Insurance shopping, Part I
by Mark Dunn, Ohio Insurance Options agent
Each of us has different health care needs and no one type of plan is right for everyone. Be honest with yourself when evaluating your health care needs. Remember that in the end, choosing the wrong plan can financially hurt you and your family. Purchasing and having health insurance is one of the most important financial decisions you will make.
In 2001, there were 1,458,000 personal bankruptcies, according to a study published by the journal Health Affairs. Of that number, half were caused by illness and medical bills.
Health Affairs reported that the study estimates medical bankruptcies affect nealry 2 million Americans each year -- including debtors and their dependents, counting about 700,000 children.
An interesting fact to note is that most of those bankrupted by illness did have health insurance. More than seventy-five percent said they were insured at the start of the bankrupting illness. Sadly, 38 percent had lost coverage, at least temporarily, by the time they filed for bankruptcy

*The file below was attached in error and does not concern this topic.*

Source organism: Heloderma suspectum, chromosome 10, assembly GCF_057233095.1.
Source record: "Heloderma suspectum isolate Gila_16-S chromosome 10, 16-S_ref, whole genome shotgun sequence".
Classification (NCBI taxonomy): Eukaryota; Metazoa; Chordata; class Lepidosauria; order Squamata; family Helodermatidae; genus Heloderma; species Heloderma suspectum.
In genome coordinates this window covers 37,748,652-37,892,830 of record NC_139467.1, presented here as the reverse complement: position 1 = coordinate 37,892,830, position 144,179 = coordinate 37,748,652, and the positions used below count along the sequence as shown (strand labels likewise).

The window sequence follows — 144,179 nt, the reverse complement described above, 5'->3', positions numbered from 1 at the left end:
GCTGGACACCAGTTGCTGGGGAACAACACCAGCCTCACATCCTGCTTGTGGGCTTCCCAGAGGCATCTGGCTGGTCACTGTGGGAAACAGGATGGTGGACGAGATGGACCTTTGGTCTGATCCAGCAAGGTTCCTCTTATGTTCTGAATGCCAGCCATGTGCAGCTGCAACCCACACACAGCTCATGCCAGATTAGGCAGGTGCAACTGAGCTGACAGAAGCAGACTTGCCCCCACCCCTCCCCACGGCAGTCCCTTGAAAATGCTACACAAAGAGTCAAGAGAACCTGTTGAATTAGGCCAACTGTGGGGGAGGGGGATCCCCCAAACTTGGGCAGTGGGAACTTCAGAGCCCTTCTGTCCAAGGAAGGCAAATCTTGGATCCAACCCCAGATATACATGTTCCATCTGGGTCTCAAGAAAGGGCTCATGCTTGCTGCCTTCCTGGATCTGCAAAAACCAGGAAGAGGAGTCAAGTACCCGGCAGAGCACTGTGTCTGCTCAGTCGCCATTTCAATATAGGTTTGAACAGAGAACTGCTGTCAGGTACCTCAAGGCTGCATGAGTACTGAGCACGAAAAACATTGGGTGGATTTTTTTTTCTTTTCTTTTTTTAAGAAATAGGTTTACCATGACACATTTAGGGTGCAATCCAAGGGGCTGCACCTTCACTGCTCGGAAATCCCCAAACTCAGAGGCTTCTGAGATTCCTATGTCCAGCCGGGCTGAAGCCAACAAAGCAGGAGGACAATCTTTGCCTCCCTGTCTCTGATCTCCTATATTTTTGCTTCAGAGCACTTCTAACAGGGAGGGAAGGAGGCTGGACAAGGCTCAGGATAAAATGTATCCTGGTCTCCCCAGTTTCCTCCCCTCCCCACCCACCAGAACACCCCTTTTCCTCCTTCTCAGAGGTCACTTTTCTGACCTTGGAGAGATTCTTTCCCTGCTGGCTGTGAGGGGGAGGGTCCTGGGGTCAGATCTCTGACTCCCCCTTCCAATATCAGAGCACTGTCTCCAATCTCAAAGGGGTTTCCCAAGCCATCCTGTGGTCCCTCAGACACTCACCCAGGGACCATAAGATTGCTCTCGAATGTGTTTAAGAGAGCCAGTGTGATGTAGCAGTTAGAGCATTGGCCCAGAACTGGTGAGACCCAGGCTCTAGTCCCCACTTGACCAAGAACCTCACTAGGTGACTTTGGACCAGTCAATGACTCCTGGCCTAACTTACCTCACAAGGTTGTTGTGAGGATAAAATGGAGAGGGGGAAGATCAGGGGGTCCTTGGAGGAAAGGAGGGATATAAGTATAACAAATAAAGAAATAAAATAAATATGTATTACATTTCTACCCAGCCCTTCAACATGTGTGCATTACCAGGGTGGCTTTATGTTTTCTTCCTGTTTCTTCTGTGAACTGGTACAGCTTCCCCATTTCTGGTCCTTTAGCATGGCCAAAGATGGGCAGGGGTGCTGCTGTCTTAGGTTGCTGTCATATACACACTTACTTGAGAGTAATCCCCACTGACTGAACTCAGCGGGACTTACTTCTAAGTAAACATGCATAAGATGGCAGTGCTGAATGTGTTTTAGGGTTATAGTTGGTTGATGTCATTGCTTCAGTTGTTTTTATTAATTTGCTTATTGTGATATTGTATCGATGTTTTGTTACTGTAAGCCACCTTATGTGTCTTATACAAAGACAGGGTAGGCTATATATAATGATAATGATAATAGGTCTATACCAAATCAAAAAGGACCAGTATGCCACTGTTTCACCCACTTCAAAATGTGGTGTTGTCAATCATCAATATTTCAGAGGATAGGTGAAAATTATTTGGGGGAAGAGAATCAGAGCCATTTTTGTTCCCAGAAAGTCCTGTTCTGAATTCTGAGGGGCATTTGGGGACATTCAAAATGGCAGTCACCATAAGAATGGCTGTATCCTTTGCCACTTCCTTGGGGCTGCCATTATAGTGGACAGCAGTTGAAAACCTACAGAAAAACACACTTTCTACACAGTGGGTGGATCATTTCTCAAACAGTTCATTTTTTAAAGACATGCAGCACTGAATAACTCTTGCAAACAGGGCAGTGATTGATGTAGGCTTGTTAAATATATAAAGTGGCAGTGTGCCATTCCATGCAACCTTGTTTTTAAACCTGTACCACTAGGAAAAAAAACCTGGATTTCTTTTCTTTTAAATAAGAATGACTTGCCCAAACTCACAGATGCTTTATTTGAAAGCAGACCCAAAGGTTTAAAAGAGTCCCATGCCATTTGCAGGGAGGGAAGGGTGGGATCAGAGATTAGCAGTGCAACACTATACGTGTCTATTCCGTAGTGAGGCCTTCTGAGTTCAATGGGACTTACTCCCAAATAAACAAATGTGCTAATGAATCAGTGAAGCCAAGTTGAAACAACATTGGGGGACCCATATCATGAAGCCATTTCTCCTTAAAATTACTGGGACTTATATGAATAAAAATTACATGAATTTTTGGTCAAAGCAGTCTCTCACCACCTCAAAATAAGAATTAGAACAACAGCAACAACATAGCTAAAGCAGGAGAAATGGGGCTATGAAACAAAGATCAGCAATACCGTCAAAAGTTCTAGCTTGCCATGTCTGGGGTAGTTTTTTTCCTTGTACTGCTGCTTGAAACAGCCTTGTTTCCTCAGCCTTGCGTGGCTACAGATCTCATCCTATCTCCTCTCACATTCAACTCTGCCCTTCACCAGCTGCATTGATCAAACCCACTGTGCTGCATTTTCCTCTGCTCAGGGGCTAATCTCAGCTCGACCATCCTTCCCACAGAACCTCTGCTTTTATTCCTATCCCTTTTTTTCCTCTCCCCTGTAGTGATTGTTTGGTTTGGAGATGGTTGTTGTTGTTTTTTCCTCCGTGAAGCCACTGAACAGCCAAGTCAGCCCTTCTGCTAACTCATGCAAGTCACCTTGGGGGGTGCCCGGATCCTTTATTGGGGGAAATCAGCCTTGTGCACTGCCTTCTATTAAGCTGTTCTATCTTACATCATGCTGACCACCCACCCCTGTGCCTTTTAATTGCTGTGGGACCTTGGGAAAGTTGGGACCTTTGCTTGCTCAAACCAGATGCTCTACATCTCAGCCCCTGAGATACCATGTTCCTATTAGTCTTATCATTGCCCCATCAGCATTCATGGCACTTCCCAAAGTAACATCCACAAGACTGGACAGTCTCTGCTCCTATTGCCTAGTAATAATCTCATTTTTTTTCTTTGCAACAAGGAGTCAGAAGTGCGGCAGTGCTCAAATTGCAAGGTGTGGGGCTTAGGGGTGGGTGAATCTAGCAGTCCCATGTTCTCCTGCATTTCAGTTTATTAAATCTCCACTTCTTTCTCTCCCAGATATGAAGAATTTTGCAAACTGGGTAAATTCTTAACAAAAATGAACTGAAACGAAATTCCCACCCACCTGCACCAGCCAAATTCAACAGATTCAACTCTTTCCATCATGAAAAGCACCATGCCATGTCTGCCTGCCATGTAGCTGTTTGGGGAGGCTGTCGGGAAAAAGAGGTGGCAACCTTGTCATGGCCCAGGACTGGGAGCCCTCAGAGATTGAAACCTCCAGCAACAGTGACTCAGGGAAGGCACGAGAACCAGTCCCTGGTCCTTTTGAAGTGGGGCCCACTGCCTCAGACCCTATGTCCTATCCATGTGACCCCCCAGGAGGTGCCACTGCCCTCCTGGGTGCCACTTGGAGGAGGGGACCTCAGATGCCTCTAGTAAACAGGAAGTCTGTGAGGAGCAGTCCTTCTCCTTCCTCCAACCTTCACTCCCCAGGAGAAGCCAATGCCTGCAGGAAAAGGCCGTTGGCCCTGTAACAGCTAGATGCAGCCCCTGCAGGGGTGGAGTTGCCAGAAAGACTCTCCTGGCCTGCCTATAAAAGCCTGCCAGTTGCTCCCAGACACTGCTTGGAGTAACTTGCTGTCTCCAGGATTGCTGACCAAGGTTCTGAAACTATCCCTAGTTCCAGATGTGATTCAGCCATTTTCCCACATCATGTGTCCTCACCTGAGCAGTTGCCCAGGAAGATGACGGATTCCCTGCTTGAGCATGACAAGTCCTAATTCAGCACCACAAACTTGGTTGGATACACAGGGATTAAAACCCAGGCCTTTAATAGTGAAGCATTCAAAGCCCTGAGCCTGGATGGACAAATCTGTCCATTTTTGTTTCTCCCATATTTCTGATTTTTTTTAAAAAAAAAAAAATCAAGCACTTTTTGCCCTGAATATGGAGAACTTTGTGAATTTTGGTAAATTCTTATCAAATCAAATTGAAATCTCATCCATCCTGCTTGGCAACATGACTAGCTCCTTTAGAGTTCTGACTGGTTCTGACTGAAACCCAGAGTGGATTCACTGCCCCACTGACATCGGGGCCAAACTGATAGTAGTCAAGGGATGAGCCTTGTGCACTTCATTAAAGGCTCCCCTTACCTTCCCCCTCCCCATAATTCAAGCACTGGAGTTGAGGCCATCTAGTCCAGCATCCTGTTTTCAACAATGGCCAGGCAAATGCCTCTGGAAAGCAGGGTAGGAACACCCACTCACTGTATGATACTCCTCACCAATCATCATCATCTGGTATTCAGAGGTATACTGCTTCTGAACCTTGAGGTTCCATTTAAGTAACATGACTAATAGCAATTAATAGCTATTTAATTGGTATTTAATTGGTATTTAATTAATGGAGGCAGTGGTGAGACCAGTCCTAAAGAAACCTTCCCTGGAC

Questions you need to ask yourself before you start your search for the best health care plan for you:
- How much money can I actually afford to spend on health insurance? The only good health insurance plan is the one that is in force when you need it.
- Do I want a plan with a high deductible and low premium? Things to consider: Am I the type of person who can save the money needed to pay the high deductible if I need to use the health coverage or am I broke before I get my next paycheck?
- If you are broke before the next pay check, you may want to consider a plan that provides an office co-pay and prescription drug card.
- If you are the type of person who can put money aside to pay the high deductible, then you may want to consider the high deductible plan.
- Do I want a PPO (preferred-provider organization) plan or an Indemnity (No Network - see any doctor) Plan? Having a PPO plan will cost you less if you stay in network. Several networks in Ohio have physician and hospital participation rates of over 90%. Always check to make sure your doctor is in the network of the company you are applying for health insurance with.
Once you answer these questions, you’re set to find an independent health insurance specialist who represents multiple companies. Look for a specialist who is very knowledgeable about the plans that are available in your state.
Please see Questions to Ask When Comparing Health Insurance Plans for more information on searching for plans.